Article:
Eka Pada Galavasana
Definition - What does Eka Pada Galavasana mean?
Eka pada Galavasana is an advanced variation of pigeon pose that is entered from utkatasana by taking one foot across the opposite thigh, bringing the palms to the floor and lifting the back leg. The name is derived from the Sanskrit, eka, meaning "one," pada, meaning "foot" or "leg," Galava, which is the name of a sage, and asana, meaning "pose."
Eka pada Galavasana is an ideal posture for building strength and courage, both physically and emotionally. It should be approached with an attitude of playfulness and curiosity, without attachment to the final posture.
Galavasana may also be referred to as flying pigeon pose in English.
Yogapedia explains Eka Pada Galavasana
Galava is said to have been the son of Vishvamitra, a famous Hindu rishi. It is part of the third series of Ashtanga yoga.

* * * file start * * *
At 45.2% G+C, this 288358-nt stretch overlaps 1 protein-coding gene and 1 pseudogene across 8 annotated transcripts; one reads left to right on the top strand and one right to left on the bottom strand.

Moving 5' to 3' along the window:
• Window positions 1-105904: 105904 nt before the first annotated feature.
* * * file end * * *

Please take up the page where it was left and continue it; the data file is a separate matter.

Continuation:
The challenging nature of eka pada Galavasana means it is also good for cultivating presence and acceptance of the moment, exactly as it shows up. It helps one to learn to accept both success and failure with equanimity. Emotionally, it is a powerful asana because it can take a yogi outside his/her comfort zone and helps to boost self-confidence. It can also bring about feelings of elation while defying gravity.
This posture and the focus and wisdom it encourages are associated with stimulating the ajna chakra. Through balancing this chakra, it is said that the yogi can progress into deeper realms on their spiritual journey, building their intuition, creativity and imagination.